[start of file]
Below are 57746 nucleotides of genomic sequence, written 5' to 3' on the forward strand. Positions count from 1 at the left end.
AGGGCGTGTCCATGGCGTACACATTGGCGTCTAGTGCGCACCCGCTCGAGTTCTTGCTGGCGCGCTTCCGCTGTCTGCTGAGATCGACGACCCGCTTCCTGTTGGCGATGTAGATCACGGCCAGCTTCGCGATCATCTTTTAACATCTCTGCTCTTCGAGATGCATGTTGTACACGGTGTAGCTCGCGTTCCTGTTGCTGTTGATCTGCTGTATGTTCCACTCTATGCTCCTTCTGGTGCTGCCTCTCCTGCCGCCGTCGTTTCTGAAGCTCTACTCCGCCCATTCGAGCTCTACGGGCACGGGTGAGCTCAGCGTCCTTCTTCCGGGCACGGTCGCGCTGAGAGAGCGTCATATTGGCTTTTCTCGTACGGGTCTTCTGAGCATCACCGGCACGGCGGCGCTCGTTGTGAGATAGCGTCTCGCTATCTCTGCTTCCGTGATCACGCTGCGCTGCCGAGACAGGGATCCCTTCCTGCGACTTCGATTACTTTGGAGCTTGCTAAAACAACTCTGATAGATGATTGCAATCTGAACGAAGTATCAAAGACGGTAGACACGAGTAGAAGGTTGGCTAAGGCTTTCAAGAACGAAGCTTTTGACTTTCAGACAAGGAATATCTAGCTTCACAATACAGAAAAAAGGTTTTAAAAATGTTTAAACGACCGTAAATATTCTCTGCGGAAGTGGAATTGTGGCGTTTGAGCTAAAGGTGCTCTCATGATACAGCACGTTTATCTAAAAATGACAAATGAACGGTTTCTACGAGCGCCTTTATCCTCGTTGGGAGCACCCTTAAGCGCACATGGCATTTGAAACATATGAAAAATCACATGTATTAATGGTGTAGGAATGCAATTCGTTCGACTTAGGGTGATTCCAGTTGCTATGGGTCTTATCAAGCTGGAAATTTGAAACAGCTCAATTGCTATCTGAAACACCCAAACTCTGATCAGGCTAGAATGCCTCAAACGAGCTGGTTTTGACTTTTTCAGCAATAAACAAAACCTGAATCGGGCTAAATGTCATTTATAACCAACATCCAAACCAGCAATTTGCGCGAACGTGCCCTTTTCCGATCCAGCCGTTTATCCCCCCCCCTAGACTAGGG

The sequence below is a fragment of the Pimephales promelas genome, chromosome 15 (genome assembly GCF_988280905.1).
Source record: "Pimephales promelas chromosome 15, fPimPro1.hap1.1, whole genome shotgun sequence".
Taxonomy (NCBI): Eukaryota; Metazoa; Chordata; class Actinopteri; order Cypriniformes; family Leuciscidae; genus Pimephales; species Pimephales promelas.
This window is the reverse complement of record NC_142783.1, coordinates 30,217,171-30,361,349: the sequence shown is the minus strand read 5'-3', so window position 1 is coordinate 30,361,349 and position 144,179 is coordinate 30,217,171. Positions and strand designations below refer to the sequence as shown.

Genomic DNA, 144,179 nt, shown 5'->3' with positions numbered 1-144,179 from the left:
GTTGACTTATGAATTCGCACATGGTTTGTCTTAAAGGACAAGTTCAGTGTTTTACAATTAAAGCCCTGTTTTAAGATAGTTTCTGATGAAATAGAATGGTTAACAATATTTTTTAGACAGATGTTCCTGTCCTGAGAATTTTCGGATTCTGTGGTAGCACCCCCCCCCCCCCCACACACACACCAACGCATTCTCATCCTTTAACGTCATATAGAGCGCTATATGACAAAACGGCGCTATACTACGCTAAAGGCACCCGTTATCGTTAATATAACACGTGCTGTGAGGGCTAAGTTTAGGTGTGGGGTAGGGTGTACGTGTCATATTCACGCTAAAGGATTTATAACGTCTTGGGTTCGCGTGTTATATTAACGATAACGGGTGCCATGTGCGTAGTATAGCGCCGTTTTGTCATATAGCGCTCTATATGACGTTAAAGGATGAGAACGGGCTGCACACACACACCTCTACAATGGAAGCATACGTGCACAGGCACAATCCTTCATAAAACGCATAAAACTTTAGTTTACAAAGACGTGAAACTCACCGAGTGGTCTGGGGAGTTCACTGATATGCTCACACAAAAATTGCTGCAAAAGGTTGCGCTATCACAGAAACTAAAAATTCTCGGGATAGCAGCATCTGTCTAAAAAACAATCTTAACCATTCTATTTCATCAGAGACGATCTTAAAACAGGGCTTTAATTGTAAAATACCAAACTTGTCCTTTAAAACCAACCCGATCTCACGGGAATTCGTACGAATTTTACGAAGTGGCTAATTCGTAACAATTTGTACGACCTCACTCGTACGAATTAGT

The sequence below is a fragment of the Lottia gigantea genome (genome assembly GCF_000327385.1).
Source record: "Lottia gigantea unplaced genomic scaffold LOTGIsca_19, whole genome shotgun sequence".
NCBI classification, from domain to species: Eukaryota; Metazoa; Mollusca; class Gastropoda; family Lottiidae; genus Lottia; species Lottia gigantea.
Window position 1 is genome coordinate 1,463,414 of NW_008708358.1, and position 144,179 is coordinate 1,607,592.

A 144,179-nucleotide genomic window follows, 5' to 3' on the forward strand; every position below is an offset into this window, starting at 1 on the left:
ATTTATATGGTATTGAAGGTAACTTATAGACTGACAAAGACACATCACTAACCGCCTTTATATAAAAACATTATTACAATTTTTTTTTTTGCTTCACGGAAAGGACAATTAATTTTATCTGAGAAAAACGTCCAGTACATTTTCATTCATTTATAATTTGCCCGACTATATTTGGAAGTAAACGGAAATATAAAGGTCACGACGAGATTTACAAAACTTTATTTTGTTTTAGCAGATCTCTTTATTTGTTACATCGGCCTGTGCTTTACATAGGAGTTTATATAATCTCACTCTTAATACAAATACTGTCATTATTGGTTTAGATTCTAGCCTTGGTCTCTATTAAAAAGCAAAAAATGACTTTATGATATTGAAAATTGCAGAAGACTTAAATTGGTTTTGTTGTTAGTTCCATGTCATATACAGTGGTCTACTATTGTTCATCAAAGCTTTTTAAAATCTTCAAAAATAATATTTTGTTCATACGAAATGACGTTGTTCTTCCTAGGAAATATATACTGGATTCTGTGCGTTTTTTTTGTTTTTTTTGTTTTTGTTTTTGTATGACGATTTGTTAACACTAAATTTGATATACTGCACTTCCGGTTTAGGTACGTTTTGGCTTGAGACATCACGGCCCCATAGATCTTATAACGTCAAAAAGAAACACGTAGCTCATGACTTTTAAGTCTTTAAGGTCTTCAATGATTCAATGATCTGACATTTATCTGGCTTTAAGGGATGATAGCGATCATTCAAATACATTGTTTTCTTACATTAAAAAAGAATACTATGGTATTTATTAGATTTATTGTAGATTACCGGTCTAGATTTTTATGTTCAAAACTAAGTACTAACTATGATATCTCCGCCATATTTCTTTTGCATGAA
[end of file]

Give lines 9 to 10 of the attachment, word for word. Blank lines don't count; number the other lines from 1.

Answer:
The sequence below is a fragment of the Lottia gigantea genome (genome assembly GCF_000327385.1).
Source record: "Lottia gigantea unplaced genomic scaffold LOTGIsca_19, whole genome shotgun sequence".